Phillips opined to The Wrap that outrage addicts are unfairly attacking his Warner Bros. film as their controversy du jour.
“I think it’s because outrage is a commodity, I think it’s something that has been a commodity for a while,” Phillips said in an interview conducted last week and published Wednesday. “What’s outstanding to me in this discourse in this movie is how easily the far left can sound like the far right when it suits their agenda. It’s really been eye-opening for me.”
Joker, opening Oct. 4, is arguably the most controversial film of the year even though it hasn’t even opened in theaters yet. The film garnered raves when it premiered at the Venice Film Festival and won the event’s top prize. Critic reviews were largely positive (the title stands at 75 percent “fresh” on Rotten Tomatoes), though many expressed concerns about the film’s content. The film offers a grounded portrayal of the titular Joker (Joaquin Phoenix) as a loner who feels mistreated by society and escalates to acts of violence against the wealthy and becomes a hero of sorts to the working class.
“Isn’t it good to have these discussions about these movies, about violence?” Phillips added. “Why is that a bad thing if the movie does lead to a discourse about it? We didn’t make the movie to push buttons. I literally described to Joaquin at one point in those three months as like, ‘Look at this as a way to sneak a real movie in the studio system under the guise of a comic book film.’ It wasn’t, ‘We want to glorify this behavior.’ It was literally like, ‘Let’s make a real movie with a real budget and we’ll call it (expletive) Joker.’ That’s what it was.”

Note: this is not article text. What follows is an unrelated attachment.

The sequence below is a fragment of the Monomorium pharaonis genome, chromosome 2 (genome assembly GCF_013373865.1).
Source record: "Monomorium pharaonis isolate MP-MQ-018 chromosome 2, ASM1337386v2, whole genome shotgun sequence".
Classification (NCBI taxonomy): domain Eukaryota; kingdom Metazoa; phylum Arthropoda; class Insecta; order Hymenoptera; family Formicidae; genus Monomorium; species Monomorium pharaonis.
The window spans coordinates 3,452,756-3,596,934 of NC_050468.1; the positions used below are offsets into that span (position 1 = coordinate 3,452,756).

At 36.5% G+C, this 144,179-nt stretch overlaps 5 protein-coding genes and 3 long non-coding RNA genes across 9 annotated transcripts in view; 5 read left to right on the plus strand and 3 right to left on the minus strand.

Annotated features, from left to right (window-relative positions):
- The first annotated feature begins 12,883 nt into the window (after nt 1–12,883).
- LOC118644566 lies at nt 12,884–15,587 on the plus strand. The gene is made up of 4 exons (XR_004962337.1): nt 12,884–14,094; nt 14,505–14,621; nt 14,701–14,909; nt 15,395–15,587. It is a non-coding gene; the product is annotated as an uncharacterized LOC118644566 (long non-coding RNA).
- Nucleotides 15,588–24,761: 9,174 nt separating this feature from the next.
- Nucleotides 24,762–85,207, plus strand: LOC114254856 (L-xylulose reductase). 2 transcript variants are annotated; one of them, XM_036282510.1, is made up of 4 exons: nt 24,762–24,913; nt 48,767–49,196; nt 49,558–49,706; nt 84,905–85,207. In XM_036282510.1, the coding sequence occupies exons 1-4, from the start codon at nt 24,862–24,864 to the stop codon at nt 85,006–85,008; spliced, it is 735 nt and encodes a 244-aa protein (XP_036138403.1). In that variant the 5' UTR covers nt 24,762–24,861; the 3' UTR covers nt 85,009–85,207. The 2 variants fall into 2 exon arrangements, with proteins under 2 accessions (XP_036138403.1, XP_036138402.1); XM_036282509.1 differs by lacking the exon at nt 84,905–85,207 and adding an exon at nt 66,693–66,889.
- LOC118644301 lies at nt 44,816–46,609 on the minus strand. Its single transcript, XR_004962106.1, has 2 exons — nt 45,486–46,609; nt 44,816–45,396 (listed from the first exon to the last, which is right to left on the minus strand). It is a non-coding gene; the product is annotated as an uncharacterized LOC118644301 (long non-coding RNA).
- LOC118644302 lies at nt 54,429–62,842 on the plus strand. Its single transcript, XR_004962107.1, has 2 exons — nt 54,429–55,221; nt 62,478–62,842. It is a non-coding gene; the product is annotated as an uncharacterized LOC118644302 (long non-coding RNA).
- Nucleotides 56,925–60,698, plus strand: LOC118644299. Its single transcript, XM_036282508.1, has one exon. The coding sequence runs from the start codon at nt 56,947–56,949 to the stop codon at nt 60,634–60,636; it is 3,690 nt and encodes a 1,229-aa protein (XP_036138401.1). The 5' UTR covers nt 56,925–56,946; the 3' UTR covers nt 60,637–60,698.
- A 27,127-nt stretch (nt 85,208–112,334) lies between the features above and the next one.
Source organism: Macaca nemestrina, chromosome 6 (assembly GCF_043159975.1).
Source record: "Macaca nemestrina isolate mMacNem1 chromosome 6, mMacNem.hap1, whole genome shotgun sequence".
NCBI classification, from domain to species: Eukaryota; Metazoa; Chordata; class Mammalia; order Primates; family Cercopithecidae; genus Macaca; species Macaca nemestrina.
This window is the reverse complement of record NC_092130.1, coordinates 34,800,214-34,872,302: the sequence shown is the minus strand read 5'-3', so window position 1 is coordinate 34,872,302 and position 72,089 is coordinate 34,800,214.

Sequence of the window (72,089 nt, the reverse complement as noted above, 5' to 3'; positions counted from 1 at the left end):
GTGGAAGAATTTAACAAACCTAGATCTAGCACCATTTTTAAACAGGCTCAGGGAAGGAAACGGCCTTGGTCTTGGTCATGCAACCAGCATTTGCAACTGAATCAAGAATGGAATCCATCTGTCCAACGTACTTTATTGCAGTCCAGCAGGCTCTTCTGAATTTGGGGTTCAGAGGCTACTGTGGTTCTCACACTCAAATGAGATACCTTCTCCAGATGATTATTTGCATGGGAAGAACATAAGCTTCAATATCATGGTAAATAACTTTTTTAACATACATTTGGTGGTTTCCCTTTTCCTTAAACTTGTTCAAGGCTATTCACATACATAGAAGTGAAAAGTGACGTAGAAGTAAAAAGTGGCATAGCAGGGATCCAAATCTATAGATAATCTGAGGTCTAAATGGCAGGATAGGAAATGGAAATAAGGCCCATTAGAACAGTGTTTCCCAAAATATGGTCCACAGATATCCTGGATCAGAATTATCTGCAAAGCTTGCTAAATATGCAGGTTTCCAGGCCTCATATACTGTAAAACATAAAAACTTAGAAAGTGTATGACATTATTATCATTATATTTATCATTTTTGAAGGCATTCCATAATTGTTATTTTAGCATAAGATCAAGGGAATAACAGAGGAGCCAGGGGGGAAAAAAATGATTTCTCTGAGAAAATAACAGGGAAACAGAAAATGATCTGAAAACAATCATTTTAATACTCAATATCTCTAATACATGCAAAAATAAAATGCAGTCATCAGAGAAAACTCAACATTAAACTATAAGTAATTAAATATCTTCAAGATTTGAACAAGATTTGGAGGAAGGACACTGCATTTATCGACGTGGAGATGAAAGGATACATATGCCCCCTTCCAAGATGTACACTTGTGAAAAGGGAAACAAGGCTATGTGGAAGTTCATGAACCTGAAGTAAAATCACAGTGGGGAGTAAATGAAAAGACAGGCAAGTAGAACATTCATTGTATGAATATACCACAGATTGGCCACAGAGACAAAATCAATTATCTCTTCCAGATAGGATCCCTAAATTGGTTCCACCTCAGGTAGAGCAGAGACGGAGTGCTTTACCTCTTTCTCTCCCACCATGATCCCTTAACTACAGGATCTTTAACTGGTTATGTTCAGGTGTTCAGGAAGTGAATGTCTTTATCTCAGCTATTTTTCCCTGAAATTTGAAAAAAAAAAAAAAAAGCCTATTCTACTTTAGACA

Earlier this week, the families of victims of 2012 mass shooting in a movie theater in Aurora, Colorado, penned a letter to Warner Bros. expressing their concerns about the film, and urged the studio to use its influence to help make society safer. In addition, a U.S. Army base has recently warned service members of dark web chatter making a “specific, credible threat” against an unspecified movie theater.
Warner Bros. has replied in a statement that “our company has a long history of donating to victims of violence, including Aurora, and in recent weeks, our parent company joined other business leaders to call on policymakers to enact bi-partisan legislation to address this epidemic. At the same time, Warner Bros. believes that one of the functions of storytelling is to provoke difficult conversations around complex issues. Make no mistake: neither the fictional character Joker, nor the film, is an endorsement of real-world violence of any kind. It is not the intention of the film, the filmmakers or the studio to hold this character up as a hero.”
Phoenix reportedly walked out of an interview when asked about the controversy, but then later defended the film. “Well, I think that, for most of us, you’re able to tell the difference between right and wrong,” Phoenix has said. “And those that aren’t are capable of interpreting anything in the way that they may want to. People misinterpret lyrics from songs. They misinterpret passages from books. So I don’t think it’s the responsibility of a filmmaker to teach the audience morality or the difference between right or wrong. I mean, to me, I think that that’s obvious.”